Degree Type


Date of Award


Degree Name

Doctor of Philosophy


Industrial and Manufacturing Systems Engineering


Industrial and Manufacturing Systems Engineering

First Advisor

Caroline C. Krejci

Second Advisor

Michael C. Dorneich


A gradual evolution in the food and energy sectors towards decentralized decision-making is requiring participant organizations to consider new approaches to the design of policies and processes. Increasing consumer preference for food sourced from small-scale regional farmers has led to changing logistics requirements. Similarly, as consumers have become conscious of the impacts of climate change on the environment, they have begun to adopt renewable sources to meet their energy needs. Moreover, the emergence of new technologies has enabled consumers to generate their own energy. Such shifts in decision-making power to consumers necessitates the consideration of their perspectives and preferences when designing policies and business structures. In food and energy systems, which can be considered sociotechnical systems, the role of human behavior influences system dynamics as strongly as the technical artifacts. This dissertation utilizes an agent-based modeling approach to study such sociotechnical systems. Although agent-based modeling (ABM) has demonstrated the potential to understand and predict the dynamic behavior of sociotechnical systems, the biggest barriers in implementing ABM widely are its replicability and validation. This dissertation aims to address these two issues by developing empirical ABMs for applications in regional food supply chains and renewable energy systems. The applications of the ABMs in this dissertation are motivated by United Nations Sustainable Development Goals, specifically those goals that are focused on the objectives of responsible consumption and production, climate action, and affordable and clean energy for all.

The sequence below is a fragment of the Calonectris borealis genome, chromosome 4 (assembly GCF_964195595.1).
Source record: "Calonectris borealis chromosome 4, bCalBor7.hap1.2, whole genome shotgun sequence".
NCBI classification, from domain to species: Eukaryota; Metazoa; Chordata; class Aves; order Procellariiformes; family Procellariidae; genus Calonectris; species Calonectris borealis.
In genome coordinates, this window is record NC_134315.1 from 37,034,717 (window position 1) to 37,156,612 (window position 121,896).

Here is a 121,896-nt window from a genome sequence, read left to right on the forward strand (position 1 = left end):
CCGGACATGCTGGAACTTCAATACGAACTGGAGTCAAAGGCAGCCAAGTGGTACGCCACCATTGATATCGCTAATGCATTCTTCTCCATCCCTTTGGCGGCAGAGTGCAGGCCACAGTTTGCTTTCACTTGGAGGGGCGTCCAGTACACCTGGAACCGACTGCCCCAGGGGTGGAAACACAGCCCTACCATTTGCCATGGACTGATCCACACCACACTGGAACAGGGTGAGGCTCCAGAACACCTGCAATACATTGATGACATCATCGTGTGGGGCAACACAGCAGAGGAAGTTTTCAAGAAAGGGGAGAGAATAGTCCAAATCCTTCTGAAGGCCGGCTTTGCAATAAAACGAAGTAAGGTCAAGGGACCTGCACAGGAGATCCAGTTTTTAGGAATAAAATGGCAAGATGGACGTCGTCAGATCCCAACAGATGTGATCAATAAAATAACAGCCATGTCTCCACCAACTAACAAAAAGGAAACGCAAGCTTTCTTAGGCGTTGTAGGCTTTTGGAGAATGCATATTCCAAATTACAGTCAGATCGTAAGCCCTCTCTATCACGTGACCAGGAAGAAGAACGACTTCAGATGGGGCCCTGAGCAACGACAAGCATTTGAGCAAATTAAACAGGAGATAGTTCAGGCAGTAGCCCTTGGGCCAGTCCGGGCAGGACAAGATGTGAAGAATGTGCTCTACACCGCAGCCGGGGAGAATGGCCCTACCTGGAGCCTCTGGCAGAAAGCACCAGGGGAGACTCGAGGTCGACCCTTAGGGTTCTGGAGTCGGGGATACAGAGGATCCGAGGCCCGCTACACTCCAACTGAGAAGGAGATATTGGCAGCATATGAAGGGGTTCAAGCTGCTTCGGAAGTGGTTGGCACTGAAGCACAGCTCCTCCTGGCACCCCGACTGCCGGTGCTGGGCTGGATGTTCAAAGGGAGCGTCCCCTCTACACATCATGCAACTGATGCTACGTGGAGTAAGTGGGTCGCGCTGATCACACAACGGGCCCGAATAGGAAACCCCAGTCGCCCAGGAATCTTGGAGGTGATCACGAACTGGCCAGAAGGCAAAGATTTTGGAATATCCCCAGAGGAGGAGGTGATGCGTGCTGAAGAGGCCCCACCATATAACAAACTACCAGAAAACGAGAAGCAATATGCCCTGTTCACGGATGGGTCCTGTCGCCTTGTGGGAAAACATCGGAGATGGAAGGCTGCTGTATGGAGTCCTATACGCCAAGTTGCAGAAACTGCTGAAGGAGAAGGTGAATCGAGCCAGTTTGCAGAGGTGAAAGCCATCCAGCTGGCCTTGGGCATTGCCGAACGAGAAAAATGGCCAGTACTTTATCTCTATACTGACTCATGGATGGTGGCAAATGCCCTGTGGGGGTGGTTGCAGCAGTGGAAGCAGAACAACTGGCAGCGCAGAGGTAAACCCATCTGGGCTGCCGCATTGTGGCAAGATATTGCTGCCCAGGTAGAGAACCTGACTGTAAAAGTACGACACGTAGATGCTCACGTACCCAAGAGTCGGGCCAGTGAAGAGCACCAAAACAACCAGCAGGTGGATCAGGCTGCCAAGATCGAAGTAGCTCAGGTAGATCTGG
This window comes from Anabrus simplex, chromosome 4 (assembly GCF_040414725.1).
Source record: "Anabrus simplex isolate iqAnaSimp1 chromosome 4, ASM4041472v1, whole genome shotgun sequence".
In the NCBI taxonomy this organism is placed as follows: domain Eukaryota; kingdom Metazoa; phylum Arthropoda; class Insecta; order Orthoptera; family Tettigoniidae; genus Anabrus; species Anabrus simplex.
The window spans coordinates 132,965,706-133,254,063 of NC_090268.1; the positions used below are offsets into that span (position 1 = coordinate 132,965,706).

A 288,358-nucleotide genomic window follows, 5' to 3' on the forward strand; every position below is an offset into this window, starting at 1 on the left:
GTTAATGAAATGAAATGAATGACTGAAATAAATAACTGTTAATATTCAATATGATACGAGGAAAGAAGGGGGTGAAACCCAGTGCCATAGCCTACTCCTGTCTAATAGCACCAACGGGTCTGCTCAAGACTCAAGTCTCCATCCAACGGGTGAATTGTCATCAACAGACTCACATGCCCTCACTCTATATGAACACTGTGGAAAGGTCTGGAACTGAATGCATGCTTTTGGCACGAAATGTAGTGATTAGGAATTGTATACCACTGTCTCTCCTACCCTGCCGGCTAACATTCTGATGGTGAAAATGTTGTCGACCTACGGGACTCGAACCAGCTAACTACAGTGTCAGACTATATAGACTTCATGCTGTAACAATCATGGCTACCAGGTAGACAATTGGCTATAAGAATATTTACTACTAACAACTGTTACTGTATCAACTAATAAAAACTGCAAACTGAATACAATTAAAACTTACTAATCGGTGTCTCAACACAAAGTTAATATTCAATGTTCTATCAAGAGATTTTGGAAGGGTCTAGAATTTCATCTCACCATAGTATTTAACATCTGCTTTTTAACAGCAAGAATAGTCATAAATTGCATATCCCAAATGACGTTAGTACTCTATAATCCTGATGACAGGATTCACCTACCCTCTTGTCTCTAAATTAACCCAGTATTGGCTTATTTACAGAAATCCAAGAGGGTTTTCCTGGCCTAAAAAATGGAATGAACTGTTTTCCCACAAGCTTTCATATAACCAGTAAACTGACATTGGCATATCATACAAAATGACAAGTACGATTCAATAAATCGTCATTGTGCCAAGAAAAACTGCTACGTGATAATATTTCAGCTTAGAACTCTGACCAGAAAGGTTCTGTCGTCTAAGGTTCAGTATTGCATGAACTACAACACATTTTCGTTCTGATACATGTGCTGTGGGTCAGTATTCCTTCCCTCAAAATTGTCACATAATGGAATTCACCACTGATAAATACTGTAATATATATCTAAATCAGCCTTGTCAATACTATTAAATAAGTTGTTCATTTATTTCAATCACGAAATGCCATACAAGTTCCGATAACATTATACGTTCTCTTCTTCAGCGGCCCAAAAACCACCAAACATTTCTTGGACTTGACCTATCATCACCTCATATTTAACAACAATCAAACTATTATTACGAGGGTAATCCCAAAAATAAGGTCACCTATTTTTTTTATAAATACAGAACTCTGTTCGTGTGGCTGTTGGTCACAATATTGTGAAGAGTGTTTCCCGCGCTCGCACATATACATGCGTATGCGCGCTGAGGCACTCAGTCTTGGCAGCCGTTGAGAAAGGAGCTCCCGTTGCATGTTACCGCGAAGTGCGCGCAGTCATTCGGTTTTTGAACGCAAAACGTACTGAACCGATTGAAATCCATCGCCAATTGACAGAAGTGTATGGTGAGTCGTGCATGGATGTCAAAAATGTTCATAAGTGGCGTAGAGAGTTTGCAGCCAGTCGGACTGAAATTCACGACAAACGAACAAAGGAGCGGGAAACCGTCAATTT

Copyright Owner

Anuj Mittal



File Format


File Size

249 pages